The quickrace, quickplay or time trials mode can be accessed from the main menu via Play/Time Trials. Here, you can select a map, track and vehicle. After configuring the track parameters like laps, rolling start and reverse, you can start the race through the Play button. This section explains all the things needed to understand a quickrace track is structured, and how you can create your own.


Creating a track for the Quick Play system is actually quite similar to creating a scenario, but all the files are placed in the folder inside the level instead of the scenario/ folder. All the files share a single identifier: this could for example be industrial_rc_eight,*skycurve2* or something similar, usually some short version of the scenario name. In all the examples on this page, the identifier qrfile is used. A single quickrace consists of multiple files:

  • qrfile.json: The main file, storing general info about the track.
  • qrfile.jpg: The preview that will be shown in the menu for this track.
  • qrfile_reverse.jpg: Same as above, but only shown when the track is set to reverse mode. This file is optional.
  • qrfile.prefab: This file contains in-game objects, like waypoints and decoration, as well as the starting positions.
  • qrfile_reverse.prefab: Same as above, those objects are additionally loaded when the track is reversed. This file is optional.
  • qrfile_forward.prefab: Same as above, those objects are additionally loaded when the track is not reversed. This file is optional.
  • qrfile.html: If this file exists, the player will see this HTML-content before starting the race in-game. This file is optional.

For clarification, some terms explained:

  • Closed Track: A closed track is like a circle, it has no beginning and no end. The finish line is placed somewhere along its path, as well as some checkpoint, and you can complete any number of laps around.
  • Open Track: An open track is like a line with a beginning and an end and checkpoints in between, thus allowing only a single ‘lap’ for this kind of track.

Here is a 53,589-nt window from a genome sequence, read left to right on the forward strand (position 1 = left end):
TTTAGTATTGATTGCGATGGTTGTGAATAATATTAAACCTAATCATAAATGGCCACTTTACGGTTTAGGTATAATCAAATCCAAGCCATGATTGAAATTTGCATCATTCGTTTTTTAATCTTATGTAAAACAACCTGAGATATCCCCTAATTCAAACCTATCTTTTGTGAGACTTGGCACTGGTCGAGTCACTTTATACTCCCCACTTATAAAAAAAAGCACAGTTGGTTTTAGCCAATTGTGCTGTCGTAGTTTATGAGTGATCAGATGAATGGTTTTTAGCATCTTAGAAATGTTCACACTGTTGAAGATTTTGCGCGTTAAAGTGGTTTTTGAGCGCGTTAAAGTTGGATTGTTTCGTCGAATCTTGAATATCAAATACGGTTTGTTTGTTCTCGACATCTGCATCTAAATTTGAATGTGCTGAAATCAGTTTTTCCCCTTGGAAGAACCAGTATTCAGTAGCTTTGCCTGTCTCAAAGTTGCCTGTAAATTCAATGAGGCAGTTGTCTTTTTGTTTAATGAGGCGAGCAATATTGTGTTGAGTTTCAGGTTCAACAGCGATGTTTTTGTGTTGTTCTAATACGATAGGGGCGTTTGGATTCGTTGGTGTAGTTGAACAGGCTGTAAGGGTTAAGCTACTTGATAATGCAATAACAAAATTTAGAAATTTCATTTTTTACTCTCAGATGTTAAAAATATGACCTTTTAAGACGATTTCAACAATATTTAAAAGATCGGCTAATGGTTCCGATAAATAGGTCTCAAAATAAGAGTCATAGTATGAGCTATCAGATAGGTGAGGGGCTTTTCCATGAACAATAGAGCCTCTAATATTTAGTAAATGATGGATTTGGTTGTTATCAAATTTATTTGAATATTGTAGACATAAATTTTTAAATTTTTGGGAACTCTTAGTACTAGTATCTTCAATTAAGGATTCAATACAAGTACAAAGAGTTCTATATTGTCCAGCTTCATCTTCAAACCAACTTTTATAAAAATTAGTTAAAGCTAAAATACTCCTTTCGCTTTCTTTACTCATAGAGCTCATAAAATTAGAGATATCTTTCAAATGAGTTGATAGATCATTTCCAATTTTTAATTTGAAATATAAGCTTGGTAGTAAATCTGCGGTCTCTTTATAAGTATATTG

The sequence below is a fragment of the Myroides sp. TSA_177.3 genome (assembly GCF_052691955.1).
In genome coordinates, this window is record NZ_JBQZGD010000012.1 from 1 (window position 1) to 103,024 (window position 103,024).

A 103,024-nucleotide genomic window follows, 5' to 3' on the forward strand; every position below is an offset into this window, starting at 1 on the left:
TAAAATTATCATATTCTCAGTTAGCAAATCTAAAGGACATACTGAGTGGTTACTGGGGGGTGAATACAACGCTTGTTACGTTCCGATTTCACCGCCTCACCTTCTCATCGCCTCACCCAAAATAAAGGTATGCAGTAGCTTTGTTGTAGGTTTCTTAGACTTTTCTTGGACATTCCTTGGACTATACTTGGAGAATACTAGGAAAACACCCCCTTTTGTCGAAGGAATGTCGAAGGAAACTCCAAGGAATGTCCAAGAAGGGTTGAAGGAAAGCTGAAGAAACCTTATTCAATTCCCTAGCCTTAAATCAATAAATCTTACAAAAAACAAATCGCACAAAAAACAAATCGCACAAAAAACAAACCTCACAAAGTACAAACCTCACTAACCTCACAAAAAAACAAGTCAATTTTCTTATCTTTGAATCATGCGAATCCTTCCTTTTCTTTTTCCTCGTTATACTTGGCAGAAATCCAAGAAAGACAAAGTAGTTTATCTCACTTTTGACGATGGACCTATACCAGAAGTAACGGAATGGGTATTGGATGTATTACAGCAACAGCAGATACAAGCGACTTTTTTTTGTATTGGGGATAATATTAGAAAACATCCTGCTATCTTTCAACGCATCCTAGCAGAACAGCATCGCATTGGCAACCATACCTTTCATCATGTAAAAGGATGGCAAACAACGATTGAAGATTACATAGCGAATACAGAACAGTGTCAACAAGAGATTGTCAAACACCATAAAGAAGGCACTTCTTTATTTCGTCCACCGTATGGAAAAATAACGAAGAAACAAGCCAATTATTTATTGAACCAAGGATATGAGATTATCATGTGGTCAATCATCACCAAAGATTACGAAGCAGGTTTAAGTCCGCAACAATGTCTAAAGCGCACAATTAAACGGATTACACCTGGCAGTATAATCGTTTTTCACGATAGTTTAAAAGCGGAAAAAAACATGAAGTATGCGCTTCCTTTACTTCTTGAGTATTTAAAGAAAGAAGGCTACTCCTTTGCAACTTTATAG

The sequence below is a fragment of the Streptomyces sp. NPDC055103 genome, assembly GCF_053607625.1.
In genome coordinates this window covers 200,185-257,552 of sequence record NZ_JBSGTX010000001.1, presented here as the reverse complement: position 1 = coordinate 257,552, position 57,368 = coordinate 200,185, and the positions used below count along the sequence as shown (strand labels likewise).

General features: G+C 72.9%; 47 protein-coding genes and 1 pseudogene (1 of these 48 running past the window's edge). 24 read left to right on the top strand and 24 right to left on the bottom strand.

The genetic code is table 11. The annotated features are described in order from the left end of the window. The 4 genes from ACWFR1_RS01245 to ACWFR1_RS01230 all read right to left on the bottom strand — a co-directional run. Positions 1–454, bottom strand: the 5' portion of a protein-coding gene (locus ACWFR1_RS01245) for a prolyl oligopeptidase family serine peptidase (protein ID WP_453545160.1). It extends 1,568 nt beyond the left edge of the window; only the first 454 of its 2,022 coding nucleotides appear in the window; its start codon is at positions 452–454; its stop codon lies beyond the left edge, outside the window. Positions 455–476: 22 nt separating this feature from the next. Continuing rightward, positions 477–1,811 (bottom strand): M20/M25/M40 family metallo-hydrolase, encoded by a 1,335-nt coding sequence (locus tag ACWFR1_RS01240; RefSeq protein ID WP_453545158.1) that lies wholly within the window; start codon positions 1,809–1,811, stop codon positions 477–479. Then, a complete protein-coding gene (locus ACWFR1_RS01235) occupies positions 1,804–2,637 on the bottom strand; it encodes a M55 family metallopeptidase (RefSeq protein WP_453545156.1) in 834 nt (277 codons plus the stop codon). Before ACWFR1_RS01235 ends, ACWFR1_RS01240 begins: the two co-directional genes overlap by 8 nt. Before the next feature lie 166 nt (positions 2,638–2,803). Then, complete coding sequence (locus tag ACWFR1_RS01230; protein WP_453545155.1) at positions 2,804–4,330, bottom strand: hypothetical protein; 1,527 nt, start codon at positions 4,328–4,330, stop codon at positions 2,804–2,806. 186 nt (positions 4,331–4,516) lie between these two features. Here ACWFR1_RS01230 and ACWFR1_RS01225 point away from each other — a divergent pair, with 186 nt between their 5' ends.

• Standing Start: The ‘regular’ kind of timing. The vehicle is placed at the start line, and after the countdown the timer ticks and the driver starts. This is usually used if the time for the whole race, e.g. all lap times combined, matters.
  • Rolling Start: In this kind of timing, the vehicle is placed some distance before the start line, and is allowed to accelerate, until they reach the start line, at which point the timer starts. This kind of timing is used, if the individual lap time matters, as the first lap in a standing start configuration will always have the penalty of having to accelerate first.

The JSON-File

quickrace json example

The main part of a quickrace is the JSON-file. It stores general information about the track, like the name, description and author, as well as information about the track itself. Here, you also define the checkpoints used, similar to regular scenarios. Also, you can allow or disable reversing the track, rolling start or changing of the lap count. Furthermore, you can specify a list of prefab-files which are loaded, as well as custom spawning positions.

The following fields are required:

  • name: The name of the track.
  • description: The description of the track.
  • lapConfig: The name of the checkpoints of your course, see below.
  • finishLineCheckpoint: The checkpoint directly on the finish line goes here, see below.

These fields are optional. Some of them have a default value, and some are only needed in

  • authors: Who made the track.
  • date: Time of creation as UNIX-timestamp.
  • prefabs: A list of all the prefabs that should be loaded, see below. By default, this will contain qrfile.prefab, if the file exists.
  • reversePrefabs: A list of all the prefabs that should be loaded only in reverse mode, see below. By default, this will contain qrfile_reverse.prefab, if the file exists.